The usage screen contains a list of all module specific parameters (options) together with the respective data types and a short description. If available, default values are printed in parentheses (eg. default tilePointCount = 200.000). Parameters, whose values can be estimated are marked with =estim (e.g. -iFormat) and optional parameters with =skip (e.g. -filter).
Alternatively you can open the reference documentation of the module in the standard browser by typing
or as Compressed HTML Help containing a full-text search using the following command
Note: In case you have problems viewing the Compressed HTML Help (CHM) in Windows 7, open the file properties of
$OPALS_ROOT/doc/opals.chm and click on the Unblock button.
To get a list of the parameters common to all modules, type:
The following screen will appear:
To get detailed help for a specific parameter (e.g. inFile), type:
The follwoing detailed description of the parameter inFile together with a general description of the underlying data type (Vector<Path>) will show up:
The only mandatory parameter of Module Import is –inFile specifying the input data sources. Please note, that parameters can also be specified using single hyphens (-inFile), they are parsed case-insensitive (-inFile=-infile) and abbreviations like -inf are allowed. Although abbreviations are allowed, intermediate letters must not be omitted. Thus, the command:
will provoke the following error message:
-iFormat and -outFile are examples for parameters, whose values can be estimated. In case of -iFormat, the input file format is determined heuristically by analyzing the first few bytes of the data file. If no output file name is specified, the name of the resulting OPALS Datamanager file is constructed using the path and name of the input file and replacing the extension by '.odm' being the default extension of OPALS Datamanager files.
Thus, a short and valid command for importing the point cloud of ALS strip 11 is:
The file strip11.laz is automatically recognized as an ASPRS LAS file indicated by the log message (laz is the compressed version of las):
Module Import accepts multiple input files as indicated by the container type vector<Path> of parameter -inFile. The data of all input files are merged into a single ODM file. In order to load the points of all ALS strips into a single datamanager file (alsPoints.odm), either specify multiple file paths separated by blanks, following the -inFile parameter:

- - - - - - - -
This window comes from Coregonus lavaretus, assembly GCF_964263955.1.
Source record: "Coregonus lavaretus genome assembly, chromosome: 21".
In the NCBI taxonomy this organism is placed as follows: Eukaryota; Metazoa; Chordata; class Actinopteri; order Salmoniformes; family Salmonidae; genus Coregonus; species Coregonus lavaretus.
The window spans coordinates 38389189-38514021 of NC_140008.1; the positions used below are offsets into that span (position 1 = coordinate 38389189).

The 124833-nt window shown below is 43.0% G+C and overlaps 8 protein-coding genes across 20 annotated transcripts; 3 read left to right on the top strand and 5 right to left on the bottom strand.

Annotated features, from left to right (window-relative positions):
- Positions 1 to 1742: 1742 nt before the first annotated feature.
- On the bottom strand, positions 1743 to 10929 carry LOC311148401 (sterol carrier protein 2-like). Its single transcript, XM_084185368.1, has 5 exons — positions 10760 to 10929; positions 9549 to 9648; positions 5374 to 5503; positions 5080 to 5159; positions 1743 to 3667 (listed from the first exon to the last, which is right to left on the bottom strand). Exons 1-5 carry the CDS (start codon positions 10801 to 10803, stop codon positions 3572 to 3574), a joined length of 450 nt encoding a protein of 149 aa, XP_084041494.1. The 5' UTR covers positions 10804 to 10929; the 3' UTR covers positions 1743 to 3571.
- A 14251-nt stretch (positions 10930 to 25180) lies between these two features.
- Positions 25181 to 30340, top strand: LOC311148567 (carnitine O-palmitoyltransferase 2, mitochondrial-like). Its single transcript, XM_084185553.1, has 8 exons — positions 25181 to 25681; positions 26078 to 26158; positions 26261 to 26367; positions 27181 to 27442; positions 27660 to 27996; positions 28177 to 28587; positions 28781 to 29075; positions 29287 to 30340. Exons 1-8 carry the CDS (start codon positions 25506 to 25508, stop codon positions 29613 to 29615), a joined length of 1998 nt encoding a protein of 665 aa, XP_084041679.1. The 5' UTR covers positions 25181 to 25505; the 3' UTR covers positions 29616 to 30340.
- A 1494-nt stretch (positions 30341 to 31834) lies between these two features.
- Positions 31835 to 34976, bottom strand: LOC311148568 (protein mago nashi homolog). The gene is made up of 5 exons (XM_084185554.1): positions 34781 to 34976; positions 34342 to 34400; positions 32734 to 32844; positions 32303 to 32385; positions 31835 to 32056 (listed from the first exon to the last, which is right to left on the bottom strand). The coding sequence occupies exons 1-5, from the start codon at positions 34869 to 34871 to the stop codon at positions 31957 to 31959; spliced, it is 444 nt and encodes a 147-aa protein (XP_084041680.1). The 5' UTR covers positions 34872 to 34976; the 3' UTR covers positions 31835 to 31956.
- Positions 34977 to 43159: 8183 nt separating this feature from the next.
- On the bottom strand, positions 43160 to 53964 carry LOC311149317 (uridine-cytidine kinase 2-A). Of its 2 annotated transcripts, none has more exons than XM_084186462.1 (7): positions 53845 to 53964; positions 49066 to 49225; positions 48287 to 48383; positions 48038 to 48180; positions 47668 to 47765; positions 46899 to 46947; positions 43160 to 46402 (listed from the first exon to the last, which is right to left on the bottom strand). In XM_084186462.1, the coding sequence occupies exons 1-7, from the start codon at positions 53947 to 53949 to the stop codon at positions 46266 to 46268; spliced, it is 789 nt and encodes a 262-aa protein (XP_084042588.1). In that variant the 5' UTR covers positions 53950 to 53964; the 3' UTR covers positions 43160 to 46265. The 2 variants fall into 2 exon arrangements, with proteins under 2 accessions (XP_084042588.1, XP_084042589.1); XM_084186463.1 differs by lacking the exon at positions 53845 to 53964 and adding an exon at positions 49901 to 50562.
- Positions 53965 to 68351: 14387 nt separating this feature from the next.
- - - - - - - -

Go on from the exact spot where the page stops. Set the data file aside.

or repeatedly specify parameter -inFile, followed by a single file path for each strip point file.
The following pair of files is created during data import:
The OPALS Datamanager file (.odm) contains both, the actual coordinates and all attributes of the point data.
Furthermore, Module Import offers a series of additional parameters for controlling data import (filter, tilePointCount, tileSiz, storeOrder, ...) but all of them are optional. They are described in detail in Section Module Import.
Once the data are successfully loaded into the ODM, we are ready to interpolate a DSM with Module Grid. opalsGrid offers simple interpolation methods like nearest neighbour or moving planes interpolation to quickly create surface grid models. OPALS uses the GDAL - GeoData Abstraction Library for accessing grid/raster models. Thus, the whole variety of GDAL supported data formats (GeoTiff, ESRI ASCII Grid, USGS DEM, DTED, ...) is provided by Module Grid. Again, a usage screen is offered when executing opalsGrid with the -help or even without any further parameter.
As for Module Import, the only mandatory parameter is the input file name (i.e. the ODM file name in this case). All other parameters are either estimable, optional or dedicated default values are available. Thus, a DSM can simply be created using the following command:
This results in a DSM in GeoTiff format (indicated by the
.tif extension) with 1m resolution (=default gridSize). Since the interpolation method was not specified explicitely, the default snap interpolation was used. This is the fastest but poorest interpolation method: The ODM point cloud is traversed and the respective grid cell is determined for each ALS point, and the height of the point is mapped to the cell. Subsequent ALS points belonging to the same cell area override the grid cell height. Thus, the snap method is good in case the input points are already in regular structure (some ALS data vendors deliver a raster rather than the original point recordings) but disadvantageous otherwise. To obtain smoother results, we can specify a suitable interpolation method like movingPlanes. If we enter the command...